Divorcing the Emotion from the Reality

You might even be to blame for missing cues. The child may also be the one to blame, but as one of our illustrious presidents said, “The buck stops here.” We parents feel that if something doesn’t go right in chinuch, it is because we have not done our job. We are guilty, guilty, guilty.

Yes, cerebrally, if we divorce ourselves from the emotion and look at things rationally, we may realize that perhaps we are not as guilty as we make ourselves out to be. Perhaps we are not meant to be superman and superwoman, and perhaps Hashem didn’t endow us with all of the keilim needed to address every single one of the varied emotional, physical and social needs of each child, but that is precious little comfort when your child is in pain.

As I am writing this, I remember the words that my father, hareini kapporas mishkavo, said at a sheva brachos of one of my siblings. He remarked, “Parenting is something akin to a seesaw. Sometimes you have put your weight a little more to one side and on other occasions you must lighten the load on the other side. It is essentially a tug-of-war, as you push a bit and then pull back a bit, trying to achieve the balance needed for that particular occasion.”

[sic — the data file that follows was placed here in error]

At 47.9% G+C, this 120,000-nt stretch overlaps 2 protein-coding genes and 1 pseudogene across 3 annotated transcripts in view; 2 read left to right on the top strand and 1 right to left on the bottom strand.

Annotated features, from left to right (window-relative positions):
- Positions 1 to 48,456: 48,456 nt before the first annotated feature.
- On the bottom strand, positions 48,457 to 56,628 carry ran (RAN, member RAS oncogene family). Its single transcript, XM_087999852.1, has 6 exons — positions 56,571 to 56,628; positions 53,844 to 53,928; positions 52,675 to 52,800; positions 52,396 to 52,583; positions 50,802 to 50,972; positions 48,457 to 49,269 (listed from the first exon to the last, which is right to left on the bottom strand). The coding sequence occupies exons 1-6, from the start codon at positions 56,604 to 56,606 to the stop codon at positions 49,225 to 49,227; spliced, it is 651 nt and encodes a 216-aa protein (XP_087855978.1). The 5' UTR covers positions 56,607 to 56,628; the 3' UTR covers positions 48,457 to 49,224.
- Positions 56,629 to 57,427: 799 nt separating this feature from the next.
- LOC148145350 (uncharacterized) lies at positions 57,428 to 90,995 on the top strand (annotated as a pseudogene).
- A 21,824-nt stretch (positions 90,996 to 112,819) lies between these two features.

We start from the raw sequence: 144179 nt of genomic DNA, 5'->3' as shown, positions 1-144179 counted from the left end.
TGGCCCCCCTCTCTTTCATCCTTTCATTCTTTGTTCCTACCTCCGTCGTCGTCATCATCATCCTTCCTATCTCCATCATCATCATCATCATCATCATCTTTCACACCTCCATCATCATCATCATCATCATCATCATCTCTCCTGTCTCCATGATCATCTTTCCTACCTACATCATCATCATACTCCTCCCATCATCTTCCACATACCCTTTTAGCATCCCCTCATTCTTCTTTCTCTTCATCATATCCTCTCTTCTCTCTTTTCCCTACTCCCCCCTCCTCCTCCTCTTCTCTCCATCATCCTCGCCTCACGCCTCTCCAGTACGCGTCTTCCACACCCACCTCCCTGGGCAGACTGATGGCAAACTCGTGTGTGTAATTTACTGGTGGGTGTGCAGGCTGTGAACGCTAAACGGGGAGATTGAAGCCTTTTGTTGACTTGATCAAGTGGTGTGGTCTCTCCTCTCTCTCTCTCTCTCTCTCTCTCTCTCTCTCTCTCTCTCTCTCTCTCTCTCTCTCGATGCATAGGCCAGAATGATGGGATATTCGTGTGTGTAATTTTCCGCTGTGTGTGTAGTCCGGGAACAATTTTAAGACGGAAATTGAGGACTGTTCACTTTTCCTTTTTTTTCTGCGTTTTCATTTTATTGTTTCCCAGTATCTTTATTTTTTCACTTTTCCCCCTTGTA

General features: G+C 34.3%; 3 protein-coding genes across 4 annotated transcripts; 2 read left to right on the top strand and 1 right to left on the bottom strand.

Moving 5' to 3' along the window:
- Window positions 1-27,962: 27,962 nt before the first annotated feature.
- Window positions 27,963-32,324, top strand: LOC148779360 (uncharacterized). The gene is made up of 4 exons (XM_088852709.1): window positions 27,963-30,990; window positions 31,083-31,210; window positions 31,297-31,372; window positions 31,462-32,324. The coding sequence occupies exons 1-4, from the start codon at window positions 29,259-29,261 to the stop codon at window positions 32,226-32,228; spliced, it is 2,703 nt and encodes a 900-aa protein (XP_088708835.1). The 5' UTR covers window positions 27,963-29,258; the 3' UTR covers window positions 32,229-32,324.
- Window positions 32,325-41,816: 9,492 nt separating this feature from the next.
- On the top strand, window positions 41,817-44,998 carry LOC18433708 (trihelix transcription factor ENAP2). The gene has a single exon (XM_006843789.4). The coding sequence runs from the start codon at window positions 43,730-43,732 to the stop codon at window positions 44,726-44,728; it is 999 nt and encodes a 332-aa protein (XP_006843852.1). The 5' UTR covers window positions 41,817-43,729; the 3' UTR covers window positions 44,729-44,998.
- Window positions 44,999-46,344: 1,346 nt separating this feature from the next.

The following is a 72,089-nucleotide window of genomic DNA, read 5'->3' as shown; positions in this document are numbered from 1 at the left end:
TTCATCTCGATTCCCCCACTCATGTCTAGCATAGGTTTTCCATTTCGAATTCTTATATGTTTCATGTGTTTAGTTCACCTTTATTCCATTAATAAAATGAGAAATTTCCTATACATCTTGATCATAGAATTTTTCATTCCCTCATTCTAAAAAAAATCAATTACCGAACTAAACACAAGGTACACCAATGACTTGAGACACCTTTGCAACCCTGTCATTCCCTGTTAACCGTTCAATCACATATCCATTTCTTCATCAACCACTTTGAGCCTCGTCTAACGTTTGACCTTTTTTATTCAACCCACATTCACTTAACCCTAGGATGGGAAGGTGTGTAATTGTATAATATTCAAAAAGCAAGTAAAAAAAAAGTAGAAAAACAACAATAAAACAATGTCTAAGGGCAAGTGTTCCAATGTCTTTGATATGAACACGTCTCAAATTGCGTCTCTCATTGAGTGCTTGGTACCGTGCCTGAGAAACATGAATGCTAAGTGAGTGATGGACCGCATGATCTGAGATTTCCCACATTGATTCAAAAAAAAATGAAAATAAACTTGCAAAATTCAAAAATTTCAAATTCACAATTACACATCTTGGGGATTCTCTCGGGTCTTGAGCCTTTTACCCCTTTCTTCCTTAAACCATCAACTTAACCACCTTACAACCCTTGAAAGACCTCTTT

He said this more than thirty years ago, when parenting was, in many ways, less complicated than it is today.

Their Sincere, Innocent Song…Our Most Heartfelt Tefillah

So, on Sunday morning, when I attended the Chumash mesibah of my youngest son, I couldn’t help but become emotional. Now, after all these years of being a parent, I realize how little is in our control, despite our desire, our most fervent desire, to be the best, most loving, caring and attuned parent we can be.

Children today are far more emotionally needy than they were 25 years ago. They are growing up in a much more dangerous world spiritually, socially and communally. Some of us (this writer among them) are not as clued in to this as they should be.